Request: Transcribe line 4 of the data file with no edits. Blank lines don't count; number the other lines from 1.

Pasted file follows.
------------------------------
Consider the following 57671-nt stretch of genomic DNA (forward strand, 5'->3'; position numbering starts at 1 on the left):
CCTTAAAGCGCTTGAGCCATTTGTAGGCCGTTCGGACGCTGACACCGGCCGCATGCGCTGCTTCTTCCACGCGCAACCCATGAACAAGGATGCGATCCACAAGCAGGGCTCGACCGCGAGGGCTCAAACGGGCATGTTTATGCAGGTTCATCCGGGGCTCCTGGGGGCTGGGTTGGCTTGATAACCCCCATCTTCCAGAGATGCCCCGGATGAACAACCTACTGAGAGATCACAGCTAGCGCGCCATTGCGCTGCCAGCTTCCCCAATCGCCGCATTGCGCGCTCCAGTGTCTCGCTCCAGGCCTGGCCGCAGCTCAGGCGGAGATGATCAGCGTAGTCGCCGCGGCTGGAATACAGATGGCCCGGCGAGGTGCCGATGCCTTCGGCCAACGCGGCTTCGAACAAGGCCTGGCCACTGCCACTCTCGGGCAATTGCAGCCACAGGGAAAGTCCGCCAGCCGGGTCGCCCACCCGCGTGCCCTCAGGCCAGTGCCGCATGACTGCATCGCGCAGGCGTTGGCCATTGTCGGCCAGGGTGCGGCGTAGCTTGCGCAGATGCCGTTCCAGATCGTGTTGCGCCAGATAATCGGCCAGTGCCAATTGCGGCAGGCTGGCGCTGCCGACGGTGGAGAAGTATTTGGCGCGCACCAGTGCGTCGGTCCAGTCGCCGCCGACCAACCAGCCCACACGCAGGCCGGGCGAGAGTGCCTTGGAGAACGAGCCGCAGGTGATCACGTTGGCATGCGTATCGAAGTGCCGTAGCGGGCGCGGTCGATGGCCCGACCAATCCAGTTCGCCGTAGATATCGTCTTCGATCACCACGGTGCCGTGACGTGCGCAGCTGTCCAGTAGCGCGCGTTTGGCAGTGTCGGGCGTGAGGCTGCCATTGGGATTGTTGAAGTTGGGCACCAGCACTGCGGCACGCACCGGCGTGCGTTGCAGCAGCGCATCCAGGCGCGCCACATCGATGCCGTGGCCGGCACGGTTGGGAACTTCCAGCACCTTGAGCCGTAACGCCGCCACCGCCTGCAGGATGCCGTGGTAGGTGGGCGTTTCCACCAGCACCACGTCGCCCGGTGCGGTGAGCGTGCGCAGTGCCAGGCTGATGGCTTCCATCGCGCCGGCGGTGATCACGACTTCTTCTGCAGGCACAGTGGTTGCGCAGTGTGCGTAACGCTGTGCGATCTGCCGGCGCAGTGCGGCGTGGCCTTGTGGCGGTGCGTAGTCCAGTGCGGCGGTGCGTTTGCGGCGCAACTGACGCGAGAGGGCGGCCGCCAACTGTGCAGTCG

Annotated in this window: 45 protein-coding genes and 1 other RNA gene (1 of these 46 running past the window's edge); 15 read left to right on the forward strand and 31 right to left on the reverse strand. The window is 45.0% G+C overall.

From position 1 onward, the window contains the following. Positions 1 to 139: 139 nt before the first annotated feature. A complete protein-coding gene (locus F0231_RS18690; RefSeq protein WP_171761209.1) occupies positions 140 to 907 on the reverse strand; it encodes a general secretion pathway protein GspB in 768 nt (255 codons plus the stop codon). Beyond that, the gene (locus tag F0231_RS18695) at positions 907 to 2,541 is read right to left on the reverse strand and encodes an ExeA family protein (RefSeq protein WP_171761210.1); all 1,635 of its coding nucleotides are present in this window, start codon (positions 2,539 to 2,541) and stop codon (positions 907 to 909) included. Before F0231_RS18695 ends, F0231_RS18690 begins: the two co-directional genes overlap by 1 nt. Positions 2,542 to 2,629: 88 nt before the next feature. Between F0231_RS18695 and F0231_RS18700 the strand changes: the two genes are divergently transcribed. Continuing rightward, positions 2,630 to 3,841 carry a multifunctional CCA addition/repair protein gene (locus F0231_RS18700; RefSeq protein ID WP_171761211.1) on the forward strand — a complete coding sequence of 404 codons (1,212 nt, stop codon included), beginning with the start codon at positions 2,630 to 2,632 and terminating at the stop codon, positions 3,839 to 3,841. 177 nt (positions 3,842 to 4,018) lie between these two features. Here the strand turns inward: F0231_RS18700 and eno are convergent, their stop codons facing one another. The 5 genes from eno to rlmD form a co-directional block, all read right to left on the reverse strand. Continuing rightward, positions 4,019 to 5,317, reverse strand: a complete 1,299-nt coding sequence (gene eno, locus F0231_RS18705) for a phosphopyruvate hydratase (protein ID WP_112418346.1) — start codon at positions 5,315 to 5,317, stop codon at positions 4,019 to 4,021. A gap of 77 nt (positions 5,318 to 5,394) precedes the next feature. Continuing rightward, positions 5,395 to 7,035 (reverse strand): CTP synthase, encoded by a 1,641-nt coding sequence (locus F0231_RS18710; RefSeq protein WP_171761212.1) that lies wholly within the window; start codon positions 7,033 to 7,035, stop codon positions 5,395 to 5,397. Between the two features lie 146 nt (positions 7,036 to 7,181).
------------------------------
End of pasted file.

From position 1 onward, the window contains the following. Positions 1 to 139: 139 nt before the first annotated feature. A complete protein-coding gene (locus F0231_RS18690; RefSeq protein WP_171761209.1) occupies positions 140 to 907 on the reverse strand; it encodes a general secretion pathway protein GspB in 768 nt (255 codons plus the stop codon). Beyond that, the gene (locus tag F0231_RS18695) at positions 907 to 2,541 is read right to left on the reverse strand and encodes an ExeA family protein (RefSeq protein WP_171761210.1); all 1,635 of its coding nucleotides are present in this window, start codon (positions 2,539 to 2,541) and stop codon (positions 907 to 909) included. Before F0231_RS18695 ends, F0231_RS18690 begins: the two co-directional genes overlap by 1 nt. Positions 2,542 to 2,629: 88 nt before the next feature. Between F0231_RS18695 and F0231_RS18700 the strand changes: the two genes are divergently transcribed. Continuing rightward, positions 2,630 to 3,841 carry a multifunctional CCA addition/repair protein gene (locus F0231_RS18700; RefSeq protein ID WP_171761211.1) on the forward strand — a complete coding sequence of 404 codons (1,212 nt, stop codon included), beginning with the start codon at positions 2,630 to 2,632 and terminating at the stop codon, positions 3,839 to 3,841. 177 nt (positions 3,842 to 4,018) lie between these two features. Here the strand turns inward: F0231_RS18700 and eno are convergent, their stop codons facing one another. The 5 genes from eno to rlmD form a co-directional block, all read right to left on the reverse strand. Continuing rightward, positions 4,019 to 5,317, reverse strand: a complete 1,299-nt coding sequence (gene eno, locus F0231_RS18705) for a phosphopyruvate hydratase (protein ID WP_112418346.1) — start codon at positions 5,315 to 5,317, stop codon at positions 4,019 to 4,021. A gap of 77 nt (positions 5,318 to 5,394) precedes the next feature. Continuing rightward, positions 5,395 to 7,035 (reverse strand): CTP synthase, encoded by a 1,641-nt coding sequence (locus F0231_RS18710; RefSeq protein WP_171761212.1) that lies wholly within the window; start codon positions 7,033 to 7,035, stop codon positions 5,395 to 5,397. Between the two features lie 146 nt (positions 7,036 to 7,181).